224 – Risk taking in local government

By Colin Weatherby                                                                                               900 words

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Lancing Farrell raised several important issues in providing advice to a colleague regarding risk management. How does a council balance the pressure not to take risks and fail, with the competing pressure (often from the same sources) to take risks and meet demands to create new value?  

Risk is an interesting concept and there are various definitions. I like to think of it simply as the uncertainties related to achieving your goals. It is about the hazards along the pathway as you make your way towards your destination.

Businesses that don’t take risks will fail. They become uncompetitive or customer satisfaction drops. Either way, they lose business to competitors taking risks to create value that customers want and will pay for. We can all think of the companies that have taken big risks in redefining a service or product to create a new market.

You are probably wondering what this might have to do with local government. Aren’t we just doing what we have always done?

Many councils are. Whether they should be, or whether they will be able to continue to do so, should be questioned. We now live in the ‘age of the customer’ – residents want personalisation, mobility, self-service, rapid response, and efficiency (efficiency for them, not the council). The variability introduced by customers must be quickly and effectively absorbed by the organisation. Complexity, by its very nature, creates risks.

In conjunction with mandated limits on prices (the rate cap) and growing numbers of customers (as Lancing points out, Melbourne is growing rapidly), the rising expectations of residents means that councils must do things differently. Different usually involves risk taking.

I recently attended a training session on developing an organisational risk appetite. It showed me how councils could identify hazards and manage risks differently, yet still satisfy the pressure to stop things going wrong while meeting the demand to create new value. It needs a re-think and a more sophisticated approach to risk and compliance. Continue reading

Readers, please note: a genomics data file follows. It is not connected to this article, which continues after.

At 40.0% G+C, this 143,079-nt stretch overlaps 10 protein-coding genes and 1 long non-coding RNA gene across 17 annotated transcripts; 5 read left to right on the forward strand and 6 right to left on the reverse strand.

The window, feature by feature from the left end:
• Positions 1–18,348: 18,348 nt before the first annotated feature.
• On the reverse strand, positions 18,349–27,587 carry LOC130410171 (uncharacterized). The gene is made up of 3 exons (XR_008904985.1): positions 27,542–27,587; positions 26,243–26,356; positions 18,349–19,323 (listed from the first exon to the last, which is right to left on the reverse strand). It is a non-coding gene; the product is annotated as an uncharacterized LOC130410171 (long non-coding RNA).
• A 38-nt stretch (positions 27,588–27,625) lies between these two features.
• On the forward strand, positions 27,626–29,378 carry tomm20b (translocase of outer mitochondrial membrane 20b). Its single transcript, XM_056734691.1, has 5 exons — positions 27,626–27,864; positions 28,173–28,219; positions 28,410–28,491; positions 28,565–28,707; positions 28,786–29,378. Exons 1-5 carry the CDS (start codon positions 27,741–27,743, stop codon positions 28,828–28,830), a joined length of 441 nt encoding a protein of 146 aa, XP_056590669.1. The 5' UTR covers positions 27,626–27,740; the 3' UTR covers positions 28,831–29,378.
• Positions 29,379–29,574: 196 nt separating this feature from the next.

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202 – Essay No. 6 – Local government and public value.

Posted by Lancing Farrell                                                                                              6500 words

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Value is often mentioned in local government when talking about services, particularly ‘best value’. However, there is often inadequate understanding about the different types of value, the difference between private and public value, and how value is actually created and managed by an organisation. Sometimes there is the assumption that because we have been busy, that we must have created something worthwhile.

This essay brings together ideas from several earlier posts and is constructed around four hypotheses:

  1. That there are different types of value created by organisations and for local government public value is the most important.
  2. Public value is the primary value that must be understood and delivered if councils are to deliver what is expected by the community.
  3. Value-led management is a way of managing that could transform local government and make it more responsive and effective in serving the community.
  4. There are simple and effective tools that can be used to improve value creation in local government.

Hypothesis 1: There are different types of value and public value is the most important for local government.

Private value

In a metaphorical sense the value that you add is what you ‘bring to the party’. This is determined by what other people think you have contributed and by thinking about what the party would have been like if you hadn’t arrived.